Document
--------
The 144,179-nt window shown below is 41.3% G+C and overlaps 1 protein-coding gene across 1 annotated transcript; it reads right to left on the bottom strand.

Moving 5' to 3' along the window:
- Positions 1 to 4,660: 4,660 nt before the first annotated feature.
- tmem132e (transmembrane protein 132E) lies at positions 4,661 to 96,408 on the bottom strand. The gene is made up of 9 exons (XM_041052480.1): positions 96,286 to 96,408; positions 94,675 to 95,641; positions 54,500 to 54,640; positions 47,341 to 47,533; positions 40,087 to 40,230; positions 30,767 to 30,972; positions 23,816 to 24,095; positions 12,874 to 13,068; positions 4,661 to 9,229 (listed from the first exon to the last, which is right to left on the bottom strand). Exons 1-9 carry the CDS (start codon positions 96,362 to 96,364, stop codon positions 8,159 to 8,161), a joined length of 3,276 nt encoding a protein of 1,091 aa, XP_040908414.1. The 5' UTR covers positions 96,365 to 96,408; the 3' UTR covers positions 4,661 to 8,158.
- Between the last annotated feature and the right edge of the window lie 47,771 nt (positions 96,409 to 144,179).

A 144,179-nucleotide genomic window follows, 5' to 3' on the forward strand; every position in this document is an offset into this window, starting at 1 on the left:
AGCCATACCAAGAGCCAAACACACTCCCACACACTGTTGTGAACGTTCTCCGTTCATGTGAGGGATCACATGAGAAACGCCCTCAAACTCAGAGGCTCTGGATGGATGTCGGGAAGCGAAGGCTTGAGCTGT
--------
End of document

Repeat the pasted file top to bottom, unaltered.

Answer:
The 144,179-nt window shown below is 41.3% G+C and overlaps 1 protein-coding gene across 1 annotated transcript; it reads right to left on the bottom strand.

Moving 5' to 3' along the window:
- Positions 1 to 4,660: 4,660 nt before the first annotated feature.
- tmem132e (transmembrane protein 132E) lies at positions 4,661 to 96,408 on the bottom strand. The gene is made up of 9 exons (XM_041052480.1): positions 96,286 to 96,408; positions 94,675 to 95,641; positions 54,500 to 54,640; positions 47,341 to 47,533; positions 40,087 to 40,230; positions 30,767 to 30,972; positions 23,816 to 24,095; positions 12,874 to 13,068; positions 4,661 to 9,229 (listed from the first exon to the last, which is right to left on the bottom strand). Exons 1-9 carry the CDS (start codon positions 96,362 to 96,364, stop codon positions 8,159 to 8,161), a joined length of 3,276 nt encoding a protein of 1,091 aa, XP_040908414.1. The 5' UTR covers positions 96,365 to 96,408; the 3' UTR covers positions 4,661 to 8,158.
- Between the last annotated feature and the right edge of the window lie 47,771 nt (positions 96,409 to 144,179).

A 144,179-nucleotide genomic window follows, 5' to 3' on the forward strand; every position in this document is an offset into this window, starting at 1 on the left:
AGCCATACCAAGAGCCAAACACACTCCCACACACTGTTGTGAACGTTCTCCGTTCATGTGAGGGATCACATGAGAAACGCCCTCAAACTCAGAGGCTCTGGATGGATGTCGGGAAGCGAAGGCTTGAGCTGT